If I Were Mayor This work is considered exceptional by our editorial staff.

November 30, 2017

Firstly, I’d trigger myself and my town Asansol into action. If I were Mayor, that is. ‘A healthy body harbors a healthy mind’, is what I believe in and I’d convince my people to do the same. Lots of exercise and less junk food, would be my motto. I’d arrange special incentives for restaurants that serve healthy delicacies. People might raise their eyebrows at the latter but in the long run, it’d be good for them (or us, as I am the one who goes weak at the knees on seeing a plate of steaming biryani). When my people would be healthy, their efficiency will have increased manifold and my town would rise and shine.

 

Secondly, I’d make it mandatory for my townspeople to undergo a personalized health check-up annually. I’d request the affiliated hospitals to maintain a digital health record of each citizen, so that defaulters may be alerted. Special discounts (and even free check-ups) would be arranged for those below poverty line. For me, the health of my people would be first priority and if I need to take a strong rein for the same, be it.

 

There’s a decent number of hospitals here. However, their maintenance is not up to the mark and patients often complain against carelessly maintained wards and lack of proper hygiene.  Spreading of contagious diseases from affected patients is not unheard of. So, I’d make sure that quarantine facilities are improved and more hospital staff are employed. This’d not only enhance health conditions, but also provide employment for quite a few. Unemployment is a massive issue in India, and to get rid of it, all of us need to work together.


Thirdly, I’d increase the number of circulating ambulances in town, so that the injured and the sick can be transported to nursing-homes ASAP. According to stats, the number of deaths due to the absence of speedy delivery of patients to nursing-homes has little decreased during the past decade. I’d try solving this to the best of my ability.


Despite being a small town, Asansol is always buzzing with action. The dark sides of too much traffic are pollution and accidents- problems which can only be fought with a steady hand. So fourthly, I’d impose stringent laws to reduce emission of greenhouse gases to a minimum, other than proper maintenance of roads, phasing out of old vehicles, providing catalytic converters at a cheaper cost, incentives for car pool users and hefty fines for traffic rules or speed limit defaulters. I’d also see to it that other anti-pollution norms are followed strictly- honk-free zones around educational institutes and hospitals, no loudspeakers after eleven p.m., methodical dumping of factory-wastes, et cetera. Maintenance of parks, greater use of solar energy and protection of trees would be a must. Trees not only add to the beauty of a town, but also purify air.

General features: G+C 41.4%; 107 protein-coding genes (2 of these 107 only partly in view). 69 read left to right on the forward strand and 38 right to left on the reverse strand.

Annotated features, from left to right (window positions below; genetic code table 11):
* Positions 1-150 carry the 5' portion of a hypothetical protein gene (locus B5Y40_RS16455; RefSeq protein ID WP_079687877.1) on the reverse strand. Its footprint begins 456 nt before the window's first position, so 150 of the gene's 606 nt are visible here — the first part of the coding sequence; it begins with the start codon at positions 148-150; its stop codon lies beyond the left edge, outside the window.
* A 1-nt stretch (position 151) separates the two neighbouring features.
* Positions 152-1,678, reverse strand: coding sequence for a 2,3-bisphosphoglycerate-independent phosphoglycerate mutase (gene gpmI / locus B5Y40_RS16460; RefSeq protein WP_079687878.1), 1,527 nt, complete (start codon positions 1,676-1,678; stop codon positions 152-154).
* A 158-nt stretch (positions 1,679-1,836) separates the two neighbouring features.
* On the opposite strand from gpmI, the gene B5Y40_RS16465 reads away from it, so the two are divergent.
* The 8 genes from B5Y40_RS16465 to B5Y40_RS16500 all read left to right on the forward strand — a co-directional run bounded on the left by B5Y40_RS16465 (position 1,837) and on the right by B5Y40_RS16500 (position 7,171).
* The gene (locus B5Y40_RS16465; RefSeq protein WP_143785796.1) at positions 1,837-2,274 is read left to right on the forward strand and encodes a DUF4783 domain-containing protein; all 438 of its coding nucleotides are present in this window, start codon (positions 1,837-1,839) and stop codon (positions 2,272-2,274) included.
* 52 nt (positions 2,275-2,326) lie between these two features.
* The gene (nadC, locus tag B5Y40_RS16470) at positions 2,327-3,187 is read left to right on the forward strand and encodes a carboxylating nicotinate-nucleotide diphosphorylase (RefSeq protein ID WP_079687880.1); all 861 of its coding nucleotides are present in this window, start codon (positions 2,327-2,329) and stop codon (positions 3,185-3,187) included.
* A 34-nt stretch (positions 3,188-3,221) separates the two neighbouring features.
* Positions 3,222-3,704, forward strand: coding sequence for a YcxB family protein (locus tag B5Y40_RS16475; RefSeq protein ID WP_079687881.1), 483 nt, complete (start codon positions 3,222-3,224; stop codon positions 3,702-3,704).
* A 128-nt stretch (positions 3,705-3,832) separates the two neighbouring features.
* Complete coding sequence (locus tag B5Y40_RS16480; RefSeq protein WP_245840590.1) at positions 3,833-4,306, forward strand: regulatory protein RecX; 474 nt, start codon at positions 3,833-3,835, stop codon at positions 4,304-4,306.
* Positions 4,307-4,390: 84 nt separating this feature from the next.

Apart from physical health, it’d be my responsibility to take care of the mental health of my people. Depression and frustration are serious issues facing the people today. In India, one of the main causes of depression is unemployment, apart from workplace stress and family pressure. I admit that I’m no expert in this topic, so I’d employ more people who are. My aim would be setting up mental health clinics and counselling centers within reach of everyone, and also conduct surprise inspections in offices and firms to lookout for possible negligence of workers’ rights.


Another way to get rid of depression is encouraging people to socialize more. Socializing might not always include bars and costly bistros, but a night out in the countryside with close ones can be equally enjoyable. In Nagpur city of Maharashtra, the mayor requested his people to switch off their lights and other electronics each full moon night and come out of their homes to celebrate. People had great fun chatting, making bonfires, stargazing and sharing picnics with the homeless. That is something I’d love to have in our Asansol as well. It’d not only help people know each other better, but also conserve electrical energy.


Another vital issue I’d try to address is lack of hundred percent security against thefts. Last year, a Superintendent shared in his speech that there are so many pickpockets and thief gangs around us, it’s highly improbable that we haven’t come across one at least once a week. Although most of these can be prevented by being responsible, it’s not always possible to watch our back. One way to solve this can be appointing more policemen in risky areas in civilian disguise. That way, we’d be able to catch crooks red-handed.


My next step would definitely be better protection of women. Several cases of eve teasing, molestations and even rapes have been reported recently. It’s a shame that we are unable to improve this situation. So many pleas go unheard, and sometimes, women are even discouraged from reporting. This is such a bad seed to sow; not reporting is fuel to fire, because this simply encourages molesters. If I had the authority, I’d encourage women to use the Raksha App and report against these anti-socials fearlessly. More number of CCTV installations all over Asansol, and their proper monitoring would also help in providing evidence.


Another aim of mine would be merging old-age homes and orphanages and shifting them from secluded to affluent areas. This way, they won’t feel like ‘others’, but very much a part of the city hubbub. I’d also save a fraction of my annual salary to donate at the orphanage near my house (without letting my left hand know about it).


Last but not the least, as a responsible leader, I’d always keep my doors open for anybody in need.

 

 

P.S.: If I were Mayor, I’d strive hard so that all the ‘would do’-s in my essay change into ‘have done’-s.






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